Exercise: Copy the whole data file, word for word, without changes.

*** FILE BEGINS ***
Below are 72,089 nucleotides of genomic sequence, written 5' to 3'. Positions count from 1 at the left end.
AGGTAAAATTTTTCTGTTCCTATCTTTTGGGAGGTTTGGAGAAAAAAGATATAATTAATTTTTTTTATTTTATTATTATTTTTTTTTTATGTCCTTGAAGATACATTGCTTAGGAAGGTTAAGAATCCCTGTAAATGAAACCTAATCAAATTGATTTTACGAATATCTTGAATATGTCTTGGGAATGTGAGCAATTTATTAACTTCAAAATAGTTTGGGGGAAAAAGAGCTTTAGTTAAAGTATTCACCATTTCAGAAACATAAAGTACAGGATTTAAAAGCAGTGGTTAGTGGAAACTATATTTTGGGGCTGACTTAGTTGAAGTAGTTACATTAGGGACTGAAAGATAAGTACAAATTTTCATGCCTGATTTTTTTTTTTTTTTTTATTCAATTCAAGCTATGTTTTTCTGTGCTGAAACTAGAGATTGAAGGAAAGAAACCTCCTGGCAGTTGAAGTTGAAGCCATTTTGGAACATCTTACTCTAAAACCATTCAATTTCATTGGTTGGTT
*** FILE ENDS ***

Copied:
Below are 72,089 nucleotides of genomic sequence, written 5' to 3'. Positions count from 1 at the left end.
AGGTAAAATTTTTCTGTTCCTATCTTTTGGGAGGTTTGGAGAAAAAAGATATAATTAATTTTTTTTATTTTATTATTATTTTTTTTTTATGTCCTTGAAGATACATTGCTTAGGAAGGTTAAGAATCCCTGTAAATGAAACCTAATCAAATTGATTTTACGAATATCTTGAATATGTCTTGGGAATGTGAGCAATTTATTAACTTCAAAATAGTTTGGGGGAAAAAGAGCTTTAGTTAAAGTATTCACCATTTCAGAAACATAAAGTACAGGATTTAAAAGCAGTGGTTAGTGGAAACTATATTTTGGGGCTGACTTAGTTGAAGTAGTTACATTAGGGACTGAAAGATAAGTACAAATTTTCATGCCTGATTTTTTTTTTTTTTTTTATTCAATTCAAGCTATGTTTTTCTGTGCTGAAACTAGAGATTGAAGGAAAGAAACCTCCTGGCAGTTGAAGTTGAAGCCATTTTGGAACATCTTACTCTAAAACCATTCAATTTCATTGGTTGGTT